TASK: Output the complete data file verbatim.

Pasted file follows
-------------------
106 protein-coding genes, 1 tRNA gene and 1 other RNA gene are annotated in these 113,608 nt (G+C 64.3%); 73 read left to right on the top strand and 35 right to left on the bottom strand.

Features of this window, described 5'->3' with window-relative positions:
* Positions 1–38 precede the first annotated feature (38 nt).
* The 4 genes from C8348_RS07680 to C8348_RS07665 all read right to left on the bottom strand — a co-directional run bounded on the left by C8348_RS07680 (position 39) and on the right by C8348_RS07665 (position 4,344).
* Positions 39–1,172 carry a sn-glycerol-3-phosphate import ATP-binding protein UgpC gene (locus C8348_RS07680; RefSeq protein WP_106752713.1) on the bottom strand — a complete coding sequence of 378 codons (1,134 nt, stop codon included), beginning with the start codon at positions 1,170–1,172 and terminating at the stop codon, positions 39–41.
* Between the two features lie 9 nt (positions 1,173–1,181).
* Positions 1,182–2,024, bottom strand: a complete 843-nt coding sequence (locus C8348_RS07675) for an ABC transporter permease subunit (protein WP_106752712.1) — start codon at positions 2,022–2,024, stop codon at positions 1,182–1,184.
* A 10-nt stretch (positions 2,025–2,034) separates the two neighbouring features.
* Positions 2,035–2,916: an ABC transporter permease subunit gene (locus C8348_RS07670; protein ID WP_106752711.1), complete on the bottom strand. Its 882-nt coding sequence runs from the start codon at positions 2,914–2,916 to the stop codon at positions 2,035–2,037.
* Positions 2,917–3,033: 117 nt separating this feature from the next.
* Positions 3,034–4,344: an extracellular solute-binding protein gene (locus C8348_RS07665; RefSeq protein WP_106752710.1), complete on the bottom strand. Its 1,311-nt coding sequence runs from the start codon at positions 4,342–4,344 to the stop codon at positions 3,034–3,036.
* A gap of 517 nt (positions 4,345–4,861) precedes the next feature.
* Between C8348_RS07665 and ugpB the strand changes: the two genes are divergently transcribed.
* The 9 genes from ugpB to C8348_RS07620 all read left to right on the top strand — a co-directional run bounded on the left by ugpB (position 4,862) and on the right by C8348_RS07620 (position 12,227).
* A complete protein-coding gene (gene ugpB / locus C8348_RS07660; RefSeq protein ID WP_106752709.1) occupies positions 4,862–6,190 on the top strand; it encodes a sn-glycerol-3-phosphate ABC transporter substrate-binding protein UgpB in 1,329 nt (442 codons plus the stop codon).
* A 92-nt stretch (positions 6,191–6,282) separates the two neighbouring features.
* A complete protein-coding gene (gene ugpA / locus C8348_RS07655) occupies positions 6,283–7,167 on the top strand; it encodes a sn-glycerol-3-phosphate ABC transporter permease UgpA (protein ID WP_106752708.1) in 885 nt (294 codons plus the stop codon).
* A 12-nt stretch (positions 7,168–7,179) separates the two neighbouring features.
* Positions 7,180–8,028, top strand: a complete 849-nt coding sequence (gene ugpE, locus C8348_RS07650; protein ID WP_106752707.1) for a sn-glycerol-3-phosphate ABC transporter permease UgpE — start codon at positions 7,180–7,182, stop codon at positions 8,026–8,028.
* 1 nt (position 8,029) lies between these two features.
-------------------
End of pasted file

106 protein-coding genes, 1 tRNA gene and 1 other RNA gene are annotated in these 113,608 nt (G+C 64.3%); 73 read left to right on the top strand and 35 right to left on the bottom strand.

Features of this window, described 5'->3' with window-relative positions:
* Positions 1–38 precede the first annotated feature (38 nt).
* The 4 genes from C8348_RS07680 to C8348_RS07665 all read right to left on the bottom strand — a co-directional run bounded on the left by C8348_RS07680 (position 39) and on the right by C8348_RS07665 (position 4,344).
* Positions 39–1,172 carry a sn-glycerol-3-phosphate import ATP-binding protein UgpC gene (locus C8348_RS07680; RefSeq protein WP_106752713.1) on the bottom strand — a complete coding sequence of 378 codons (1,134 nt, stop codon included), beginning with the start codon at positions 1,170–1,172 and terminating at the stop codon, positions 39–41.
* Between the two features lie 9 nt (positions 1,173–1,181).
* Positions 1,182–2,024, bottom strand: a complete 843-nt coding sequence (locus C8348_RS07675) for an ABC transporter permease subunit (protein WP_106752712.1) — start codon at positions 2,022–2,024, stop codon at positions 1,182–1,184.
* A 10-nt stretch (positions 2,025–2,034) separates the two neighbouring features.
* Positions 2,035–2,916: an ABC transporter permease subunit gene (locus C8348_RS07670; protein ID WP_106752711.1), complete on the bottom strand. Its 882-nt coding sequence runs from the start codon at positions 2,914–2,916 to the stop codon at positions 2,035–2,037.
* Positions 2,917–3,033: 117 nt separating this feature from the next.
* Positions 3,034–4,344: an extracellular solute-binding protein gene (locus C8348_RS07665; RefSeq protein WP_106752710.1), complete on the bottom strand. Its 1,311-nt coding sequence runs from the start codon at positions 4,342–4,344 to the stop codon at positions 3,034–3,036.
* A gap of 517 nt (positions 4,345–4,861) precedes the next feature.
* Between C8348_RS07665 and ugpB the strand changes: the two genes are divergently transcribed.
* The 9 genes from ugpB to C8348_RS07620 all read left to right on the top strand — a co-directional run bounded on the left by ugpB (position 4,862) and on the right by C8348_RS07620 (position 12,227).
* A complete protein-coding gene (gene ugpB / locus C8348_RS07660; RefSeq protein ID WP_106752709.1) occupies positions 4,862–6,190 on the top strand; it encodes a sn-glycerol-3-phosphate ABC transporter substrate-binding protein UgpB in 1,329 nt (442 codons plus the stop codon).
* A 92-nt stretch (positions 6,191–6,282) separates the two neighbouring features.
* A complete protein-coding gene (gene ugpA / locus C8348_RS07655) occupies positions 6,283–7,167 on the top strand; it encodes a sn-glycerol-3-phosphate ABC transporter permease UgpA (protein ID WP_106752708.1) in 885 nt (294 codons plus the stop codon).
* A 12-nt stretch (positions 7,168–7,179) separates the two neighbouring features.
* Positions 7,180–8,028, top strand: a complete 849-nt coding sequence (gene ugpE, locus C8348_RS07650; protein ID WP_106752707.1) for a sn-glycerol-3-phosphate ABC transporter permease UgpE — start codon at positions 7,180–7,182, stop codon at positions 8,026–8,028.
* 1 nt (position 8,029) lies between these two features.